A corkscrew might not seem the most exciting or revolutionary product ever invented by mankind but when you have a fine bottle of wine in hand then its value is immediately apparent!
A corkscrew is a tool for drawing corks from wine bottles and usually consists of a pointed metallic helix, often called the ‘worm’, attached to a handle. The user grips the handle and screws the metal point through the cork which entwines the cork and corkscrew so that moving one moves the other. Simple but ingenious! Corkscrews are necessary simply because corks, being small and smooth, can be very difficult to grip and remove when inserted fully into an inflexible glass bottle. The handle of the corkscrew enables a firm grip that is needed to ease removal of the stopper. More sophisticated corkscrew handles may incorporate levers that further increase the amount of force that can be applied outwards upon the cork.
The history of the corkscrew is not known for certain. Some believe its design may have derived from the gun worm which was a device used on muskets to remove unspent charges from a musket’s barrel in a similar fashion to drawing a cork, from at least the early 1630’s.
The corkscrew is thought to be an English invention, the earliest reference being from 1681 where a corkscrew was described as a ‘steel worm used for the drawing of corks out of bottles.’ In 1795, the first corkscrew patent was granted to Reverend Samuel Henshall, in England. The clergyman affixed a simple disk, known as the Henshall Button, between the worm and the shank. The disk prevented the worm from going too deep into the cork and forced the cork to turn with the turning of the crosspiece thus breaking the adhesion between the cork and the neck of the bottle.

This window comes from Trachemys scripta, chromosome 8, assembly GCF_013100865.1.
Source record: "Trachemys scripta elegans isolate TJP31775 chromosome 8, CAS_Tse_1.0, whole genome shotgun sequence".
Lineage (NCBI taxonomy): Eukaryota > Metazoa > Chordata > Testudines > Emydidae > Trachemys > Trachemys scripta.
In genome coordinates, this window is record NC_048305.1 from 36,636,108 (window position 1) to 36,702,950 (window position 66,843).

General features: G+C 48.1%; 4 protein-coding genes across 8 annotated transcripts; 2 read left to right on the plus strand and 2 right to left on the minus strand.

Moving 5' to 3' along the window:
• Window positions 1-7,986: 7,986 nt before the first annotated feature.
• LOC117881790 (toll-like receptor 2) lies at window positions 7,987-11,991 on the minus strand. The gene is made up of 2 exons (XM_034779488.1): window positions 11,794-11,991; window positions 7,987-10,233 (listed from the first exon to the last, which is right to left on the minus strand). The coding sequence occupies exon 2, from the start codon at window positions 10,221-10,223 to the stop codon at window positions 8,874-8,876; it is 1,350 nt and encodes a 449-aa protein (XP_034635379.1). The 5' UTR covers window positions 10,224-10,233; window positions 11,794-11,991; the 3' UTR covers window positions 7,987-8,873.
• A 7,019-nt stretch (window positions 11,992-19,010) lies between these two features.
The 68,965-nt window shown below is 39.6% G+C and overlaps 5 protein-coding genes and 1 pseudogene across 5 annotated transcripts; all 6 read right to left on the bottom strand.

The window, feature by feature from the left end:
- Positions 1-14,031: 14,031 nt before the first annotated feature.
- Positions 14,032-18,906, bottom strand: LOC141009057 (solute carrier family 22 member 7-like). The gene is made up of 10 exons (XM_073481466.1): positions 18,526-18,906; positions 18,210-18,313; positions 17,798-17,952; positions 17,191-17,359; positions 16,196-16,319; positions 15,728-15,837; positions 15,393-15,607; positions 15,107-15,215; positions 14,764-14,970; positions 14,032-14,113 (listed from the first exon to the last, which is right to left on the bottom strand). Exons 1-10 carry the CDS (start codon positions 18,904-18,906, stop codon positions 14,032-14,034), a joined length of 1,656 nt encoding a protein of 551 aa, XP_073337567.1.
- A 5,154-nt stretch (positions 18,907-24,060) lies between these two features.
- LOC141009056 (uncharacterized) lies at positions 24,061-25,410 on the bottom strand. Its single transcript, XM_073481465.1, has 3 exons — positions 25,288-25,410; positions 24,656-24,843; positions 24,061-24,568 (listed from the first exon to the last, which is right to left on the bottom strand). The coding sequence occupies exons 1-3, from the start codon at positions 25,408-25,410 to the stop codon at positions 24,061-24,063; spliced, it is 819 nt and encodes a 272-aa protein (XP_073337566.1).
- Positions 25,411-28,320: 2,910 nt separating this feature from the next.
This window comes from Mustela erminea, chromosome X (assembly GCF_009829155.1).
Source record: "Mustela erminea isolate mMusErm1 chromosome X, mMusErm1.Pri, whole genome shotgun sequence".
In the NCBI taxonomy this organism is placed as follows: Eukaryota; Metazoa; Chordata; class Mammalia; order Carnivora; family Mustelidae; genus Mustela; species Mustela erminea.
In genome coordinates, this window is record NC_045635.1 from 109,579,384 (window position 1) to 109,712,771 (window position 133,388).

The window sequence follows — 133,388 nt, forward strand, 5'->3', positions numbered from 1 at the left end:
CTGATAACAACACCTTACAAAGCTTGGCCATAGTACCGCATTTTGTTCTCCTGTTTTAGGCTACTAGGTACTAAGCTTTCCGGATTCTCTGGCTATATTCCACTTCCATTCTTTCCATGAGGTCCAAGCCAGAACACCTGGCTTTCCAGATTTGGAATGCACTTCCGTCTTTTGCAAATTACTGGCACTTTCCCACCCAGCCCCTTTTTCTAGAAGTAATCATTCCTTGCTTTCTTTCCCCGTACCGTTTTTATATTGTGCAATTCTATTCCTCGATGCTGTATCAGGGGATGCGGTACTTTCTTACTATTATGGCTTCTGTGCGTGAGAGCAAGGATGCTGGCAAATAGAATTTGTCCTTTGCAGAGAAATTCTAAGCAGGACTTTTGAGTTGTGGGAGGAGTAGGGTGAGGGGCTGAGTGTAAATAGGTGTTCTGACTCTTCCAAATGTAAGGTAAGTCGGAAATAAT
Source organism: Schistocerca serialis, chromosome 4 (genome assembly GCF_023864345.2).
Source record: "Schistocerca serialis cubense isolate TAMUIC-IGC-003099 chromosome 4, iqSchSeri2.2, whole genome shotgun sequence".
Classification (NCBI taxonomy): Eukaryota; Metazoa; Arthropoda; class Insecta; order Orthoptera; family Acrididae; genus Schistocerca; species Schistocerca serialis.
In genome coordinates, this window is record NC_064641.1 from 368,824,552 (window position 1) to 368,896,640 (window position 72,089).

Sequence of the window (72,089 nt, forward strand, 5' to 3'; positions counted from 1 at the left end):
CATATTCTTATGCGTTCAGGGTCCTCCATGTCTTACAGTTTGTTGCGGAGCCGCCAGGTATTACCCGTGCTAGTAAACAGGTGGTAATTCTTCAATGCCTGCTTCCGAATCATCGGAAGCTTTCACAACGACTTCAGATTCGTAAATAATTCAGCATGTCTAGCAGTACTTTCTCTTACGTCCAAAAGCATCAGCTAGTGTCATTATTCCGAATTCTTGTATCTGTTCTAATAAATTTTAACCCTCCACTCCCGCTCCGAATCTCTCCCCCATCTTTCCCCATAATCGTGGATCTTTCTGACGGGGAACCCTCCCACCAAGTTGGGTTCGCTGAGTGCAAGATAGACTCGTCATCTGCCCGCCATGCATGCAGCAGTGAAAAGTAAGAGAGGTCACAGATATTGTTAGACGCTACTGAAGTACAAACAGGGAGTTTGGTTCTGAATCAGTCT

Over the years corkscrews started to be made in all shapes and sizes. A wing corkscrew sometimes known as a ‘butterfly corkscrew’ has two levers, one on either side of the worm. As the worm is twisted into the cork, the levers are raised. Then, by pushing down the levers the cork is drawn from the bottle in one smooth motion. The most common design has a rack and pinion connecting the levers to the body. Very often the head of the central shaft is modified to form a bottle opener, increasing the utility of the device.
A ‘sommelier knife’, sometimes referred to as a ‘waiter’s friend’ is a corkscrew in a folding body similar to a pocket knife. It was invented by a German, Karl Wienke, in 1882 and patented in Germany, England, and America. Some sommelier knives have two steps on the lever, and often also a bottle opener. A small hinged knife blade is also housed in the handle end for removing the foil wrapping around the neck of many wine bottles.
A ‘twin-prong’ cork puller, sometimes known as a ‘butler’s friend’ can also be used to put the cork back into the bottle, allowing wine to be sampled without damaging the cork. To remove the cork, the prongs are pushed in-between the cork and the neck of the bottle. The cork can then be twisted out of the bottle. Replacing the stopper involves taking it between the two prongs, then twisting it into the bottle and pulling out the prongs.
The growing popularity of screw tops might soon see the sad demise of the traditional cork and corkscrew however, and many older corkscrews have now become collector’s items or museum pieces.